Emma: I’m intrigued by the medicine bags that you sell, for example this wolf totem bag. Can you tell me a bit about wolf medicine?

Debbie: I think that if a person is attracted to wolf medicine they have had some kind of personal experience with that medicine, maybe a dream or vision and it wouldn’t be for me to say. I have made medicine bags with totems of all kinds for people from all over the world. Each person has their own story, their own medicine journey.


Emma: What would you carry in a medicine bag?

Debbie: That is something I used to be asked when I did art shows. We have sold these bags to many people from all over the world. They would tell us: I need this for my favorite stone, crystal, carved fetish, to keep my wedding rings in while traveling or even the tooth fairy. Yes, the tooth fairy. I thought what a cute idea. Making losing a tooth an even more special event. I have used mine to keep a special feather, rock, medicine like sage or cedar in. You can make a special prayer and wear it or carry it with you reminding you of what your intent is. So medicine bags or amulet bags are totally multi purpose.

John and I have a lot of different sizes and kinds of medicine bags. Some are beaded some are plain, we make custom ones to fit the needs of our customer friends. Sometimes we put a turtle, bear claw or wolf totem on. I also do four direction beadwork with your colors where you like them. One of my favourite medicine bag’s has a beaded sunflower with double a cut fringe off the bottom of the bag and a 36 inch neck strap.


Emma: Can you tell me what it is like to work with dear skin as opposed to another type of skin?

Debbie: I love working with all the different hides. They all have a different feel and texture.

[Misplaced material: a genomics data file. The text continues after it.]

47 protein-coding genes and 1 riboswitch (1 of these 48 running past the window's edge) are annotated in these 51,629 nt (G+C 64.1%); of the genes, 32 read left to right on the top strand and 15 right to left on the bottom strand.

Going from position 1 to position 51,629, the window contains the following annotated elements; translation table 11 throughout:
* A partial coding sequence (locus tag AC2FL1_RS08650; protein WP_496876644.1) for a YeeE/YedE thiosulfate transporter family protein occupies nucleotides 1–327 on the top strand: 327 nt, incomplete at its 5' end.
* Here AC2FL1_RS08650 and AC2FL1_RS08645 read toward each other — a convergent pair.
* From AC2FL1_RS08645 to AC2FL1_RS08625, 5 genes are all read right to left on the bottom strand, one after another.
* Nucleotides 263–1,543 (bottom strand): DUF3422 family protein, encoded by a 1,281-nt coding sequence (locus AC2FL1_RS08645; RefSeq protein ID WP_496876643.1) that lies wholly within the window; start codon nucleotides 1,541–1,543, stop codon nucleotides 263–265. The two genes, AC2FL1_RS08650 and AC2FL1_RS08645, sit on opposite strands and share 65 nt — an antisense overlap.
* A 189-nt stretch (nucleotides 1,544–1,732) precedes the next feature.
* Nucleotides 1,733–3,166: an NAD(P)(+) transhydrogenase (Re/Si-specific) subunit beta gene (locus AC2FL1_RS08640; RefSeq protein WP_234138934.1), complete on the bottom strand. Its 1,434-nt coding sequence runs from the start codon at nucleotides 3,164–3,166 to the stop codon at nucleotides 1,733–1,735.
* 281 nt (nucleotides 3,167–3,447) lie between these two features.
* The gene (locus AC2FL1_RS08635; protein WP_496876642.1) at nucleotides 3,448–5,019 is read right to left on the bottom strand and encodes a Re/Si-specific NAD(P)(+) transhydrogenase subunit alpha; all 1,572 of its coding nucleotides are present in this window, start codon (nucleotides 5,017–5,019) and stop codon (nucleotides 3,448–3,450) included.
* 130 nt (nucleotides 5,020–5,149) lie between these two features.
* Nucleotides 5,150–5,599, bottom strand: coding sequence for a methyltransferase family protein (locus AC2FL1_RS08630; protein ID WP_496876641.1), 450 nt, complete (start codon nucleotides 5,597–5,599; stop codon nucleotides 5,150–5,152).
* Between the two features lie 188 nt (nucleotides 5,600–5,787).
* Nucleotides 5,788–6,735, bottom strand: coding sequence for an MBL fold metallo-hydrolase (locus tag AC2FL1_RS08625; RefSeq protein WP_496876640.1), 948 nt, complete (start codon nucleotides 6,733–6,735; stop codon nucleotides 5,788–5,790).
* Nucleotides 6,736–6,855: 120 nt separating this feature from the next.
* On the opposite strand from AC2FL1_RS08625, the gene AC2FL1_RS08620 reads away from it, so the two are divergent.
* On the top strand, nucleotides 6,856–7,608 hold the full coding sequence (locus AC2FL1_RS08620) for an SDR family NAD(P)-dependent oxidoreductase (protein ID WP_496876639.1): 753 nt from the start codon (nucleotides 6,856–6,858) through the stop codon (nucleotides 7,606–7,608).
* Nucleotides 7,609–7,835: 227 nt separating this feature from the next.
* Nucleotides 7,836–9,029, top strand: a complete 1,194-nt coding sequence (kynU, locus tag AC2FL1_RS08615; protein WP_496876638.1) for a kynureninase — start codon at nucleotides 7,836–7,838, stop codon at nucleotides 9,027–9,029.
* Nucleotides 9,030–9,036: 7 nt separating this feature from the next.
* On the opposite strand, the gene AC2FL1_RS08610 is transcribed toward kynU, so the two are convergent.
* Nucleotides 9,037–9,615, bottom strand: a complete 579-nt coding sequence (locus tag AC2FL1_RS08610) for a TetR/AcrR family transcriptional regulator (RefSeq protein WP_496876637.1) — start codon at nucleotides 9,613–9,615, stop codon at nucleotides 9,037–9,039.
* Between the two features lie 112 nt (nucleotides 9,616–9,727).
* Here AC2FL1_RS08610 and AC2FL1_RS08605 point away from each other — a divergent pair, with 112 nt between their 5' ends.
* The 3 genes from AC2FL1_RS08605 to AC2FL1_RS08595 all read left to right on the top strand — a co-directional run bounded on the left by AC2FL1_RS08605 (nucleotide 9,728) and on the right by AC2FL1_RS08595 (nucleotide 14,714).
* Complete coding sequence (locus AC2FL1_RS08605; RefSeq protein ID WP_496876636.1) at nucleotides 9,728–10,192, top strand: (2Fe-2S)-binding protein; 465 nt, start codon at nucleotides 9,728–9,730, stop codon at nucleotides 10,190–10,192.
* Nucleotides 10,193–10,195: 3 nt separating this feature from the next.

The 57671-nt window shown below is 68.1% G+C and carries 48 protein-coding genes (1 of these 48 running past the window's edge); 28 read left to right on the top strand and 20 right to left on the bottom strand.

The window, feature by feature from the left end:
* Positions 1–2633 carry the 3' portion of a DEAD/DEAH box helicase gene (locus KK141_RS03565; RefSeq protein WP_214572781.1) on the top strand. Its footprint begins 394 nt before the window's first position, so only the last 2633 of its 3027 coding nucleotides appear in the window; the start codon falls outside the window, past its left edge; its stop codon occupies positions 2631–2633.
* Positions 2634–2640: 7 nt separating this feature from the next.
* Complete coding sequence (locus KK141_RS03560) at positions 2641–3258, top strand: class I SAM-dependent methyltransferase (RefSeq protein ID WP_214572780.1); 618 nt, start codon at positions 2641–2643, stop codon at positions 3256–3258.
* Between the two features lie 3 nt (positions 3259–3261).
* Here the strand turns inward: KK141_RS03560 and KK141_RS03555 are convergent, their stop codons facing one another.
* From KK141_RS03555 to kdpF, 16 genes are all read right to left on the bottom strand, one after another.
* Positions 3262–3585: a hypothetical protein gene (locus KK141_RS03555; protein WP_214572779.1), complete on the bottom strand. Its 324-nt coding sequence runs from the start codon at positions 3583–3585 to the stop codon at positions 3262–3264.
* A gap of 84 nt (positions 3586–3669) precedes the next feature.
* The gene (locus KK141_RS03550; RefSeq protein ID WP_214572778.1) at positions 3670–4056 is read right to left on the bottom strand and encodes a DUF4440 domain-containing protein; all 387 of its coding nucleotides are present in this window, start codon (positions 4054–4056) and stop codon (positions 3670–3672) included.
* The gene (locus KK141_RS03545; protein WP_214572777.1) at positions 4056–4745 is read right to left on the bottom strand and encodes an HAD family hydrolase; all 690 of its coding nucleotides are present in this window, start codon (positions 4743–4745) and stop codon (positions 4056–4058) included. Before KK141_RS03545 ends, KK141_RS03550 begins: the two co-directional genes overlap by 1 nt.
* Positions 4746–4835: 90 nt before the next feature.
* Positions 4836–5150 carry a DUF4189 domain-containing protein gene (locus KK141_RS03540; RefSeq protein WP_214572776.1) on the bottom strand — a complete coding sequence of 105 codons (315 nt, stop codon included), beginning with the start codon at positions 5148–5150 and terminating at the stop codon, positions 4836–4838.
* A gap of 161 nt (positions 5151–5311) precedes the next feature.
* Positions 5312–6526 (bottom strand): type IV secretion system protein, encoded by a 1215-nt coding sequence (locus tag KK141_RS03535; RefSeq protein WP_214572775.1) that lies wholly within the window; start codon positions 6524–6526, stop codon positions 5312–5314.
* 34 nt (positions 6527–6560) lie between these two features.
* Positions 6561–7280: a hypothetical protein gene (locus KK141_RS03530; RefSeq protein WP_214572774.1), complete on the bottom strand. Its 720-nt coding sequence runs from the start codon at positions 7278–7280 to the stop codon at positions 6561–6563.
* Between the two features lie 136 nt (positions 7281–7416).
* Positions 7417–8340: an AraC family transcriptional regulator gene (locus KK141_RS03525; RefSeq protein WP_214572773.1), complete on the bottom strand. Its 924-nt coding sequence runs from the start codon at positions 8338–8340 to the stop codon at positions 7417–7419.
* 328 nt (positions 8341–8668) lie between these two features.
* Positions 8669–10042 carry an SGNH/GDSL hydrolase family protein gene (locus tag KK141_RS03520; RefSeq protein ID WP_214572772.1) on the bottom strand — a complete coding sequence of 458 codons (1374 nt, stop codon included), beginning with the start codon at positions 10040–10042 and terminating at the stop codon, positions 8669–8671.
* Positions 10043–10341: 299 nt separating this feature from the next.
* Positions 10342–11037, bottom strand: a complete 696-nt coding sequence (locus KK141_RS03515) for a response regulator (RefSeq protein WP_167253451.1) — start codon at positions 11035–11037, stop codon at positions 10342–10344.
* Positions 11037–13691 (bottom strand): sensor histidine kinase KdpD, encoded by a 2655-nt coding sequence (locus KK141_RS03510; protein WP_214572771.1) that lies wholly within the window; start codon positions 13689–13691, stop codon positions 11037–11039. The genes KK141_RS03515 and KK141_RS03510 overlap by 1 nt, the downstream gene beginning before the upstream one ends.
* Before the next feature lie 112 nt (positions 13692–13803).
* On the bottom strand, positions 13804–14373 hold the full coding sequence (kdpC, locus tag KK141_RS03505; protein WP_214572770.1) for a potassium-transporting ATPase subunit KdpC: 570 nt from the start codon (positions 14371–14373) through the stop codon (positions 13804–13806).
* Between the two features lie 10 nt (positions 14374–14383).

Emma: How did you choose the name Thunderrose?

Debbie: One day many years ago before we created this business John and I had 10 acres in the middle of nowhere where we were building a small cabin with our own hands and raising our children. I was sitting outside one day and the name Thunder Rose came to me. So we named our 10 acres Thunder Rose. Well, long story short the name carried over to our business.

Emma: Thank you so much Debbie. It was so interesting to read about your story. I hope I’ll be able to visit Sedona one day. It is stunning! How lucky for you and John to have found your calling and to be able to make a living from your home there. Good luck with all the things you have on at the moment and thanks again for all the hard work you’re doing for the ‘Rainbow artists‘.


2 thoughts on “Interview with Debbie from Thunderrose

  1. What a great interview with Debbie, Emma! Debbie and John have a beautiful shop and their leather and bead work is amazing. They have created a very successful team and we are so honored to be a part of the Rainbow Artists Team!

    Liked by 1 person